one program, Linux is capable of managing the traffic.
* Linux is Open
Perhaps most importantly for what we are trying to accomplish with
SEUL, Linux is open. That means that for the entire base system,
which includes the kernel, the GNU tools, and all the basic
utilities, we as programmers and users have access to the source
code as well as the right to modify it. Without that access and
that right, this project would not be possible. Neither would many
of the other Linux projects currently underway, including GNOME,
the GNU Network Object Model Environment, a desktop interface;
MNEMONIC, a free web browser under development; or many others. If
users like SEUL, they will be able to modify it if they wish.
An important aspect of open software is the ability to write kernel
extensions and drivers as needed. What if new hardware comes out
that we want to take advantage of? We just write the driver -- if
someone else doesn't do it first.
Another huge advantage of an open system is a large number of
software authors and beta testers. This makes the software testing
and refinement process faster and better. Because there is not a
lot of commercial software for Linux (though that is an increasing
market), most software written for Linux is written because the
authors want to do it. Since there are no corporate deadlines,
there need be no compromise of quality. Also, I think many
programmers relish the idea of showing off some artistry, since
others will actually see and appreciate their code.
This means many good things for the user. It means higher-quality
software, which means less prone to crash, more efficient, what
have you. Often, if you have a question, it is often possible to
ask the author of the software him/herself via E-Mail or Usenet
Newsgroups. It makes it easier for people to get involved in the
development process, which means that even if someone is not a
programmer, he or she can have a profound impact on a piece of
software by suggesting how to improve it to the development team.
* Linux is "Free"
Linux is "Free" in two senses. In one sense, the Linux consumer is
free to modify the system and do anything he or she wishes with it.
In another sense, acquiring Linux does not necessarily require any
There are two popular methods for acquiring and distributing
Linux: FTP and CD-ROM. Most of the major Linux distributions (Red
Hat, Debian, Slackware, Caldera) are available for free download
from several popular sites. Though time consuming, it does not
cost anything beyond connection charges.
Getting Linux by CD-ROM seems to make more sense in many cases.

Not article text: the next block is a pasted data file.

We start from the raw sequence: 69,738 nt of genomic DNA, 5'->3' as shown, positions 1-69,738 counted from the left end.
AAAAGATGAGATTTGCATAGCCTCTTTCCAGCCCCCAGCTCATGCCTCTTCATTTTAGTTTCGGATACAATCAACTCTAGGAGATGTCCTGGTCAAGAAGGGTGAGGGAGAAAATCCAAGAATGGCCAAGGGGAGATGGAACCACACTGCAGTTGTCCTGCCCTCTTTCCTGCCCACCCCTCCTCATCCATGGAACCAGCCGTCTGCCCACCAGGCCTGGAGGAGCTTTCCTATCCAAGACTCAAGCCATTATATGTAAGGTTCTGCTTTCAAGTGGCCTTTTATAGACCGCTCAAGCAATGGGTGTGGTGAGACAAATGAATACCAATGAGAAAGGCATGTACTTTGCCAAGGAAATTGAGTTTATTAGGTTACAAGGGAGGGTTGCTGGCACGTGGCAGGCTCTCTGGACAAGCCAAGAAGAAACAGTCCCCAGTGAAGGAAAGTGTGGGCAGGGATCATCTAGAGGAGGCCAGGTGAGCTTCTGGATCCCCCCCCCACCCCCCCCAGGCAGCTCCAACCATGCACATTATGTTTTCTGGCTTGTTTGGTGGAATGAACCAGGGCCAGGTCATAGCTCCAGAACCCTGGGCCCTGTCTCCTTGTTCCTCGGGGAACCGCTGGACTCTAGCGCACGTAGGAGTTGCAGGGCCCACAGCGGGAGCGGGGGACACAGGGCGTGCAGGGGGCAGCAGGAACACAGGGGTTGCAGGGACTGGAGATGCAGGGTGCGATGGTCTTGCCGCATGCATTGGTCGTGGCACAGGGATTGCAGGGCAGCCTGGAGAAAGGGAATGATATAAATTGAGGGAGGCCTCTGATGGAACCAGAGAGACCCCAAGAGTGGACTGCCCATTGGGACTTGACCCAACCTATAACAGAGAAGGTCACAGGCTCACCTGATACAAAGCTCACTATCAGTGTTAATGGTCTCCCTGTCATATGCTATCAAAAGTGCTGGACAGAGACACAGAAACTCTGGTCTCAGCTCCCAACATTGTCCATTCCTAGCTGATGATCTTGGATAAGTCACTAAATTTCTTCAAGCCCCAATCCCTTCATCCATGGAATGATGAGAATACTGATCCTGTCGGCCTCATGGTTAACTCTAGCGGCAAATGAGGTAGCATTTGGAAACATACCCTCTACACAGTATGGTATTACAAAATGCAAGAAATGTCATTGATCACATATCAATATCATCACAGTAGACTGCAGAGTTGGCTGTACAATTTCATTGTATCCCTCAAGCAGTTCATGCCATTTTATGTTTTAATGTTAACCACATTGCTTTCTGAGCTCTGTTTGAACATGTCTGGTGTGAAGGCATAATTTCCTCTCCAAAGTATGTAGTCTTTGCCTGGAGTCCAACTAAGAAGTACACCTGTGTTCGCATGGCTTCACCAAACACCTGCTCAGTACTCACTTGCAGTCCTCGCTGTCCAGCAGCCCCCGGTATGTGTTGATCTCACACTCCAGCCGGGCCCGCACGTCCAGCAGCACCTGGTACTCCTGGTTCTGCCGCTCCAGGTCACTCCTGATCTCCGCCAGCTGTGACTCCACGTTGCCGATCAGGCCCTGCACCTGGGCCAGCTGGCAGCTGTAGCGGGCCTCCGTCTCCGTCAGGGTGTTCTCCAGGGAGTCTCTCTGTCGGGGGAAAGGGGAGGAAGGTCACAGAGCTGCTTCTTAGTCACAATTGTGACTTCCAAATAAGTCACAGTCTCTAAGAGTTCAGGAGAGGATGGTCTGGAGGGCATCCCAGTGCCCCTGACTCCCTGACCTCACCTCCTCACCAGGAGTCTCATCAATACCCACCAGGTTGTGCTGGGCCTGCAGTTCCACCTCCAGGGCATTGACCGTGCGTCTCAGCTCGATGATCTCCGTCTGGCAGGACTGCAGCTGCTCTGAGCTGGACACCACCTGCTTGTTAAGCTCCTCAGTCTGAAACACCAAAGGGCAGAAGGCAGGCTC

For a few dollars (essentially the cost of the physical disc
itself and shipping and handling), anyone can get the major Linux
distributions. Many vendors even offer several-CD sets with prices
averaging less than $2 per disc.
This would be a bargain if Linux were a system with few frills and
no truly compelling features. As a matter of fact, Linux comes with
full networking capabilities, a mind-boggling array of programs,
utilities, and development tools.
The development tools in particular make Linux a great platform
for learning how to write software. In addition to the tools,
distributions often include a full CD of source code to browse
and tinker with. Another advantage is that, as a multi-user system,
it has better data protection features to protect you and your data
as you learn to program -- I have seen Windows 95 and how it handles
errors in Borland's C++ compiler, and I am glad I use Linux.
Of course, if you are not inclined to write software, these things
do not need to be installed.
Of course one of the greatest advantages of Linux is that it is the
freedom to modify the existing code makes it a very easily
extensible platform. That is exactly what we are trying to do with
SEUL - modify and extend the base system to make it easier for
people who do not have years of Unix experience to work with the
* Linux is Reliable
Linux is one of the more stable operating systems available today.
This is due in large part to the fact that Linux was written by
programmers who were writing for other programmers and not for the
corporate system. The only people who made the decisions on what
went into the system were programmers. Also, the deadline pressure
is not as strong when one is developing as a hobby.
What does this mean in practical terms? In a recent issue of
Linux Journal, a feature was run on how long a Linux system has
continuously run. Several uptimes of over 1 year were reported.
This is because the system is designed to be upgraded and modified
"on the fly" -- the only reason one would need to turn off a Linux
system would be to add hardware or boot from a different kernel.
That means that the end-user can count on Linux to work
consistently, day in and day out.
Another factor which touches on reliability is that there are
currently two mature program packaging standards in the Linux
world. Debian and Red Hat each have their own packaging systems;
both will check dependencies (package A needs to have package B
installed before it will run, so the installer will install package
B), both can upgrade an entire running system without a reboot.
This makes it easy to upgrade parts or all of a system, as well as
add new software, or remove unwanted software.
* Linux is Backwards-Compatible
Linux has superb support for older hardware. In fact, it is often